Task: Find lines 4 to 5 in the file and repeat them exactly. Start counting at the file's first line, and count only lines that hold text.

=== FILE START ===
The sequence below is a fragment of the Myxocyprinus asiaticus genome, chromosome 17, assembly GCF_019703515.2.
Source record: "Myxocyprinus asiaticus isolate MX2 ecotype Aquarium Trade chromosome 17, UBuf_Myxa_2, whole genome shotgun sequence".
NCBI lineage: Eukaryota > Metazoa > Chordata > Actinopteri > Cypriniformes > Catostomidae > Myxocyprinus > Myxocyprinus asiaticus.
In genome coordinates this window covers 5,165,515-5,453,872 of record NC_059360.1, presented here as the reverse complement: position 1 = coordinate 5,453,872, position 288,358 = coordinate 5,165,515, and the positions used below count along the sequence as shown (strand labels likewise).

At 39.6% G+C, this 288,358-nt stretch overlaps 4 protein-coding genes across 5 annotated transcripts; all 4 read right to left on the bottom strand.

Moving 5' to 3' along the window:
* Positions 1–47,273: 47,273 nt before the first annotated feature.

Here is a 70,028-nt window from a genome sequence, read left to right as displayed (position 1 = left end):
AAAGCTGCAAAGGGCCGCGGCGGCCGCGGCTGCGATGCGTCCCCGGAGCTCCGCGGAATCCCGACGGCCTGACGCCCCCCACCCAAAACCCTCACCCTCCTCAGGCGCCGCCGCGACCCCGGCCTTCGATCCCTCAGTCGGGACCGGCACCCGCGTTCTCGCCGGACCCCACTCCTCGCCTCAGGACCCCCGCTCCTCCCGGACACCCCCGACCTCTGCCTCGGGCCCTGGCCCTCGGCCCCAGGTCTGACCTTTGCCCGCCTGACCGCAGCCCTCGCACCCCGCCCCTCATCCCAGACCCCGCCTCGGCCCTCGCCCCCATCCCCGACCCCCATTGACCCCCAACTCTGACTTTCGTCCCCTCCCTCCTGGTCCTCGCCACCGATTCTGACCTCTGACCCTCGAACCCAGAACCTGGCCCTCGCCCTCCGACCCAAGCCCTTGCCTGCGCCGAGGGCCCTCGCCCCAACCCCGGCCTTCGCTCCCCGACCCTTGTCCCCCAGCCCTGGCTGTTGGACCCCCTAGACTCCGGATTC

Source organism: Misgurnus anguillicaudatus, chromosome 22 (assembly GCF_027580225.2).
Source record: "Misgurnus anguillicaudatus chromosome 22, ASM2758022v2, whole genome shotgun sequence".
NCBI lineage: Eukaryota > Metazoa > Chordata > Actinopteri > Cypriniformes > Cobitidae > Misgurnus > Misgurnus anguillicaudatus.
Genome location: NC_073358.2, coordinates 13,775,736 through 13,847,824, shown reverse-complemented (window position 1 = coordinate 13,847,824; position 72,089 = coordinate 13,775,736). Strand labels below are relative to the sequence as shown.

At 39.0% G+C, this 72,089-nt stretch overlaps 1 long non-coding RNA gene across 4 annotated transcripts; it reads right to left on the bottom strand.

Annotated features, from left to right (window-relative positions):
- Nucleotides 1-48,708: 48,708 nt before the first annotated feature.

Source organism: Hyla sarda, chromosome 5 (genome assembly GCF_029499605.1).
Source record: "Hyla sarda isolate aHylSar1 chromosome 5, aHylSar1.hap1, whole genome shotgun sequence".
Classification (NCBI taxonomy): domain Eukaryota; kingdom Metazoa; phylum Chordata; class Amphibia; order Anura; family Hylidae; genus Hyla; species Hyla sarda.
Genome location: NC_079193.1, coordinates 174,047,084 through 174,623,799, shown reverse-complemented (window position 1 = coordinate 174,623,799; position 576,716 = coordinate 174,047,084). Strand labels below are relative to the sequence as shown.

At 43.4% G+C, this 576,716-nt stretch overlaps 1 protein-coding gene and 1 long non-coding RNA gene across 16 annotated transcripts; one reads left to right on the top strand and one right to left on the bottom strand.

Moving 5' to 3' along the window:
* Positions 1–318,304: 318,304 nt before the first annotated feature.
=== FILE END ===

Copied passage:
In genome coordinates this window covers 5,165,515-5,453,872 of record NC_059360.1, presented here as the reverse complement: position 1 = coordinate 5,453,872, position 288,358 = coordinate 5,165,515, and the positions used below count along the sequence as shown (strand labels likewise).

At 39.6% G+C, this 288,358-nt stretch overlaps 4 protein-coding genes across 5 annotated transcripts; all 4 read right to left on the bottom strand.